Money will talk, sooner than later

Updated: 2014-05-12 10:12

By Giles Chance (China Daily)

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In 2009, when renminbi internationalization started, most commentators paid little attention to it, believing it would take several decades for the Chinese currency to become a major financial force. But since then, China has pushed ahead, step by step, to promote the use of its currency outside of the country. In 2009, only 1.1 percent of bank deposits in Hong Kong were held in renminbi. By February this year, the total had risen to 12.4 percent of Hong Kong's total bank deposits. In 2010, less than 1 percent of global trade was settled in renminbi. Today, the proportion is approaching 20 percent.

Money will talk, sooner than later
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Money will talk, sooner than later
In 2007, the first renminbi-denominated bond (or dim sum bond) was issued outside China. By March this year, the total issuance in offshore dim sum bonds was $60 billion, with much more on the way. Offshore trading in Hong Kong of the renminbi has developed quickly, from the unofficial market created by Chinese exporters a decade ago (the non-deliverable forward market) to today's large offshore renminbi market centering on renminbi held outside mainland China.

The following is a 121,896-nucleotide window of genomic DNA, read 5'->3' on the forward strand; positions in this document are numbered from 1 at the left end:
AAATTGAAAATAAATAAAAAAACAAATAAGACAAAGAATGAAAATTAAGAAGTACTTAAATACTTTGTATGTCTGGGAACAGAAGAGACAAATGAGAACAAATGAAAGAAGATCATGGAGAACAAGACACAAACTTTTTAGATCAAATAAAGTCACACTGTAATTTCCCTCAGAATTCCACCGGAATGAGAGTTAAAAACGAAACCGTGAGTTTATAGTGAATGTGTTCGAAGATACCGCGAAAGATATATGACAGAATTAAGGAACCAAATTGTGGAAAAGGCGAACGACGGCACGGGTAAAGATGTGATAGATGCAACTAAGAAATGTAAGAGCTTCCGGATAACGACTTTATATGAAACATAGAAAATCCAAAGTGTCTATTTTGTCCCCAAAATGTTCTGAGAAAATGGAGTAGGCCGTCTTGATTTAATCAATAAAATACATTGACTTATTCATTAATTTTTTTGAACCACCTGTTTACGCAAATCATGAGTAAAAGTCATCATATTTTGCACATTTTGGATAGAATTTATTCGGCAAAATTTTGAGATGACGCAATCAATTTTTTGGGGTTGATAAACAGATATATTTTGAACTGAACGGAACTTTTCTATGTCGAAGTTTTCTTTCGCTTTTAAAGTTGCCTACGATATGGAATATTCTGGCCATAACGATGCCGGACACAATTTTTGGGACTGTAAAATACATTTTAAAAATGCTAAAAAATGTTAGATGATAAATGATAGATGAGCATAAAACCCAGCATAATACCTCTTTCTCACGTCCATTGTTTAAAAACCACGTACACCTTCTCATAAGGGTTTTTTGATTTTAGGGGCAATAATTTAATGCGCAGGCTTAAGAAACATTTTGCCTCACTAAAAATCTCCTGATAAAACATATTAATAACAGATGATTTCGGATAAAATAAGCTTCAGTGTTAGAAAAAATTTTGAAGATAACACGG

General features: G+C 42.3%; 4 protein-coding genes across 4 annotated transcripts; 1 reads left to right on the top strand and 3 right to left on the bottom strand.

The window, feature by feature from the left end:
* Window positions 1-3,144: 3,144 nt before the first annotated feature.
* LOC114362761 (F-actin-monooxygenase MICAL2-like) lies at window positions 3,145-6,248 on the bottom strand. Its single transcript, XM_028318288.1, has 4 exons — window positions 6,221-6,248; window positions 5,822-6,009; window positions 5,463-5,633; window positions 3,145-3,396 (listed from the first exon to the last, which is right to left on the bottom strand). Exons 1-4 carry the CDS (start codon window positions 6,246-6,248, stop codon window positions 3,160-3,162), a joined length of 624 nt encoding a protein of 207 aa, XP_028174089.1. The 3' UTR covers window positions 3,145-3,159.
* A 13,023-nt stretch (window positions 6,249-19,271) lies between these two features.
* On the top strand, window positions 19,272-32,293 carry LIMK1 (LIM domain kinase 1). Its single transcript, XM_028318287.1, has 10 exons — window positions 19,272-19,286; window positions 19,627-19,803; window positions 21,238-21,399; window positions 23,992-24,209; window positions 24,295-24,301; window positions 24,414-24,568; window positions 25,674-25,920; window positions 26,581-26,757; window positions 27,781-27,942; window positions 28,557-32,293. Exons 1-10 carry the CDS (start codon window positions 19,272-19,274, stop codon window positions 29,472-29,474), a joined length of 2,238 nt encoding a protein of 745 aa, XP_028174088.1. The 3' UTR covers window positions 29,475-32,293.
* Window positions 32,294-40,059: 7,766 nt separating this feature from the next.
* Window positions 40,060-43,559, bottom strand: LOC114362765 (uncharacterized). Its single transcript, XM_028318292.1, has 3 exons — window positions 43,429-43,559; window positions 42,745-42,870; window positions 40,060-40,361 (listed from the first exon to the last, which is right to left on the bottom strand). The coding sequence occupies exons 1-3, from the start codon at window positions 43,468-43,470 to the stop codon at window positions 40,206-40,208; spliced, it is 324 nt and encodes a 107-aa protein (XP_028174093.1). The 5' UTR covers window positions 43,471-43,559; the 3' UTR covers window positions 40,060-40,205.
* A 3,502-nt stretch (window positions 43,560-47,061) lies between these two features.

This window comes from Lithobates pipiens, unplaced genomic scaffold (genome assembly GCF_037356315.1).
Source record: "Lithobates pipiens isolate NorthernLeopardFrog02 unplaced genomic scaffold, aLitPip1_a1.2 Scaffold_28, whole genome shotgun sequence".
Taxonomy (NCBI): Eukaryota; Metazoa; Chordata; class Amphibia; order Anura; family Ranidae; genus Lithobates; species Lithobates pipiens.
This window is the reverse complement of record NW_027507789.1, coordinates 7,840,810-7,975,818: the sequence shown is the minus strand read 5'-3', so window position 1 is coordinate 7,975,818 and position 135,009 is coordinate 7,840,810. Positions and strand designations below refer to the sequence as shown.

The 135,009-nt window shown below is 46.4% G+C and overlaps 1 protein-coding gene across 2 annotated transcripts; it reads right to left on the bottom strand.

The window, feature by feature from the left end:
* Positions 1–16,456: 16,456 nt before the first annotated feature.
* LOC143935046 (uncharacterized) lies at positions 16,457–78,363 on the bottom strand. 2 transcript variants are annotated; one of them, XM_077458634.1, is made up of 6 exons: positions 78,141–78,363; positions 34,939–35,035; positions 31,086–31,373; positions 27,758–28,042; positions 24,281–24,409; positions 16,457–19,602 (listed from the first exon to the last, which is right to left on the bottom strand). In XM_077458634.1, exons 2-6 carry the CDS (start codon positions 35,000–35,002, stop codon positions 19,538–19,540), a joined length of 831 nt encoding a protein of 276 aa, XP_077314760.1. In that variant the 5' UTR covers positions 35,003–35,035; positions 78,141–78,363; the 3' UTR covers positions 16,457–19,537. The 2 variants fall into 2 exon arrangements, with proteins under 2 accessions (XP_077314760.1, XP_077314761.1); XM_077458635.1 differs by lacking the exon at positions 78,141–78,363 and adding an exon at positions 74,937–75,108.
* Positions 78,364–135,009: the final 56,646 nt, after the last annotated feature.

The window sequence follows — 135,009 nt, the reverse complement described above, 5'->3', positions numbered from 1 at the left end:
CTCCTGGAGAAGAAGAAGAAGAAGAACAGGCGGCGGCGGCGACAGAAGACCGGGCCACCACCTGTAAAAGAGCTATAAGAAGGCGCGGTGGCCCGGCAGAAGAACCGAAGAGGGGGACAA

Recently, promotion of the renminbi's international role has extended into Europe, with the signing of agreements with the German and British governments to make Frankfurt and London into centers for renminbi settlement, joining Hong Kong, Singapore and Taipei. The renminbi now ranks ahead of the euro, and behind only the US dollar, as No 2 in trade finance; and ahead of the Swiss franc as No 9 in global payments.

But the renminbi's rise has owed much to China's dominant role as the major trading partners of other Asian countries. More than 80 percent of the international payments which use the renminbi presently involve the Chinese mainland or Hong Kong. The renminbi won't become a global currency until it is widely used outside Asia by non-residents for conducting transactions, for borrowing, and for making investments that don't involve China. Investors around the world will not regard the renminbi as a currency they can rely on until it is freely traded, and can flow freely in and out of China, or is fully convertible.